Got a stomach bug or a cough that requires urgent attention? Launching today, a new mobile app called Doctor on Demand can connect you with a physician anywhere and at any time for a $40 video consultation.
The service is available in 15 states, including California and New York, with hundreds of trained and licensed physicians already signed up. Typically, doctors will block off several hours per day to answer Doctor on Demand queries — the most common concerns include prescription orders, allergies, sports injuries, rashes, and travel issues. For more urgent and/ or chronic issues, patients should strongly consider an emergency room visit.
Doctor on Demand also revealed today that it has raised a sizable $3 million seed round from Venrock, Andreessen Horowitz, Google Ventures, Lerer Ventures, Shasta Ventures, and Athena Health chief executive Jonathan Bush.
Sponsored by VB
According to the founders, Adam Jackson and Dr. Pat Basu, doctors are increasingly willing to consult with patients online, so the timing is ideal. And their service is HIPAA compliant, meaning that Doctor on Demand meets the necessary regulatory requirements around security.
According to recent studies, the majority of doctors now use a smartphone or tablet device to communicate with patients, with each other, and to research new medications. This has led to far more flexible lifestyles for doctors. Many are choosing to work remotely and consult with patients on video chat services. “Although much of the US workforce has enjoyed these benefits for years, this is a first for physicians,” said Basu in an interview.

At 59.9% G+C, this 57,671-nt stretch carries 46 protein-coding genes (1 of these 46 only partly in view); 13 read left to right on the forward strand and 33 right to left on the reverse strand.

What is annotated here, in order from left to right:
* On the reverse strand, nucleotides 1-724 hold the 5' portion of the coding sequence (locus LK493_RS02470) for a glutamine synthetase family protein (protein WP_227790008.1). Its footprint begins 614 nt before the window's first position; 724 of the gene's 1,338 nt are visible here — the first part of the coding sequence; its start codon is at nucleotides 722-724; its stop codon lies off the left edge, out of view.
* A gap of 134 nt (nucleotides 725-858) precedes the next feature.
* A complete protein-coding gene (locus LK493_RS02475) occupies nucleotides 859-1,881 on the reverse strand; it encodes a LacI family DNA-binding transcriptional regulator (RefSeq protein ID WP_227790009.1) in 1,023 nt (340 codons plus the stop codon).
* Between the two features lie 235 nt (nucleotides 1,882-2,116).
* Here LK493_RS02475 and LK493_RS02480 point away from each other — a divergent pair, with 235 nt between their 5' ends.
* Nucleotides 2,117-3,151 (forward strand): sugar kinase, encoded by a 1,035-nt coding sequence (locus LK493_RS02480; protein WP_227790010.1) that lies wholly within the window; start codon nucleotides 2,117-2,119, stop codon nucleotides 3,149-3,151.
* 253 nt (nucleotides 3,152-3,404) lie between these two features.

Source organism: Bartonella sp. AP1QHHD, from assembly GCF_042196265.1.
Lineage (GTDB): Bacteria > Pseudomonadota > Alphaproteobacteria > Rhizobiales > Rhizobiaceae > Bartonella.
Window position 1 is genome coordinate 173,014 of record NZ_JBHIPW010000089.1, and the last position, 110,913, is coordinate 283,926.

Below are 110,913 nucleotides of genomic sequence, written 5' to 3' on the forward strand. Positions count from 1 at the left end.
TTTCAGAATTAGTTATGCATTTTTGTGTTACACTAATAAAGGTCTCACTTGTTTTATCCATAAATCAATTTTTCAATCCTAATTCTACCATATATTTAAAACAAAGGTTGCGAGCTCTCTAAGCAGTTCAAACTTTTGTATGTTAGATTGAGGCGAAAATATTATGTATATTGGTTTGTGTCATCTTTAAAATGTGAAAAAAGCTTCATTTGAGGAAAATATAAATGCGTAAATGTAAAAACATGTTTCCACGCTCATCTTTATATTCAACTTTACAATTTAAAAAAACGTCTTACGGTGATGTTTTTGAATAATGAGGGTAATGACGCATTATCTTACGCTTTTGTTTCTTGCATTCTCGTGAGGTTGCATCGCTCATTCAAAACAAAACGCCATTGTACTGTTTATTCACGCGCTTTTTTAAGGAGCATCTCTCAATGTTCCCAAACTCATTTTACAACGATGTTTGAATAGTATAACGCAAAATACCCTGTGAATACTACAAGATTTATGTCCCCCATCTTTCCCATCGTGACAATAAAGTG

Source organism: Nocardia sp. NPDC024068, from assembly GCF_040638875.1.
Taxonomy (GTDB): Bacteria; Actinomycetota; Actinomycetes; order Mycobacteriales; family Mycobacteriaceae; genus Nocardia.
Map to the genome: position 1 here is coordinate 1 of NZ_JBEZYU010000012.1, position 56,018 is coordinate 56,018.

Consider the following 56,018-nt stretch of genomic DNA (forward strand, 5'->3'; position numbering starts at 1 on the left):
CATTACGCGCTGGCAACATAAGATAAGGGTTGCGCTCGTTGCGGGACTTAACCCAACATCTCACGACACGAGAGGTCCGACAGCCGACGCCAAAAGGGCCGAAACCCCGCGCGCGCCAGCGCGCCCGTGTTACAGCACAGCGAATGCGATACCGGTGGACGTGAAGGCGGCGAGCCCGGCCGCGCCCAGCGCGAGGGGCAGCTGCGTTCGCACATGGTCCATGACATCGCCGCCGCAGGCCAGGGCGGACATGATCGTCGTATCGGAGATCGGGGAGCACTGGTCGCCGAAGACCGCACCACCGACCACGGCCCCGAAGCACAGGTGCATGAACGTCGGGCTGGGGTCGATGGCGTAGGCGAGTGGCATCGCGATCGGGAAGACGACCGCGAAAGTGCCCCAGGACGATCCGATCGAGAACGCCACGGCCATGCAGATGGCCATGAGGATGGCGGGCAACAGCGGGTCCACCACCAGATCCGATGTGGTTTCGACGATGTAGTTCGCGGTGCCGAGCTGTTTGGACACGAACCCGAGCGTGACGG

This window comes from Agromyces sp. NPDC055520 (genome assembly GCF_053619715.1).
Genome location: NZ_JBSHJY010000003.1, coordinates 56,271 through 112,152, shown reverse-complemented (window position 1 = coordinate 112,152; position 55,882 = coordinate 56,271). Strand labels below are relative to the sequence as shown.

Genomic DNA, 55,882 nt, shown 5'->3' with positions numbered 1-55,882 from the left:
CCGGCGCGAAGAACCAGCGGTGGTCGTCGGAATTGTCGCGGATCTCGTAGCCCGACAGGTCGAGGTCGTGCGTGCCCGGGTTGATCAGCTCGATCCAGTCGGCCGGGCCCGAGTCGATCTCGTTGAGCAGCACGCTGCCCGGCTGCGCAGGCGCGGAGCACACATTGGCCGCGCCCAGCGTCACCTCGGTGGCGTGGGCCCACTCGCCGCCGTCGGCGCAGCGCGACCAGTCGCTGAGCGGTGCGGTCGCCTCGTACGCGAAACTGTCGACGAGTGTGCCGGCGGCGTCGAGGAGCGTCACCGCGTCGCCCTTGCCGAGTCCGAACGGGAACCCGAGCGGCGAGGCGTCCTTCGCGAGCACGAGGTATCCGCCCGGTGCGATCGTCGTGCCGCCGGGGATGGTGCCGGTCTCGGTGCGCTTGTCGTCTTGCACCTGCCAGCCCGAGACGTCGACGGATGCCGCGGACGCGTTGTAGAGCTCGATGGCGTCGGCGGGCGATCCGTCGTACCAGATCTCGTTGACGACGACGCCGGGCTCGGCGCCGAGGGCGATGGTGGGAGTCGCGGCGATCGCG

Still, not everyone is in favor of services like Doctor on Demand, and the telehealth space has its critics. Some people fear doctors can miss non-obvious symptoms when they don’t see a patient in person. But the founders believe that physicians spend far more dedicated time with a patient when they adopt electronic methods.
“Without the same paperwork, insurance burdens, and overhead, doctors spend 90 percent of their time on the patient,” said Basu, who previously worked as a Stanford University Medical Center radiologist and a White House fellow. Another benefit for physicians signed up for Doctor on Demand is that coughs and tummy bugs tend to have a lower malpractice risk, unlike the complex cases that require in-person visits.
Doctor on Demand makes its money by charging a flat fee. Patients pay $40; the physicians pocket $30, and Doctor on Demand takes $10.
Telehealth, or the use of secure video conferencing tools to deliver care, is viewed by many policymakers as a new model for convenient care. In Washington D.C., telehealth is one of the few health trends that has received widespread support from both sides of the aisle, with Republicans and Democrats passing bills to support the dissemination of these services.
For this reason, it’s a hotly competitive space, with American Well and TeleDoc also offering video-based consultations with a physician.
However, what’s unique about Doctor on Demand is that physicians are working on “shifts,” meaning that they’re fully focused on consulting with patients and not on juggling multiple tasks. The company is also taking a fairly unique approach by connecting patients and doctors directly rather than selling the service to insurance providers.
That said, the company won’t bypass insurance altogether, which may lower the cost for consumers. Doctor on Demand is in discussion with a number of providers to offer direct reimbursement for the service. This will likely be finalized in 2014.
Doctor on Demand is available in the following states: California, Florida, Georgia, Illinois, Indiana, Michigan, Mississippi, New Jersey, New York, North Carolina, Ohio, Pennsylvania, Texas, Virginia, and Washington.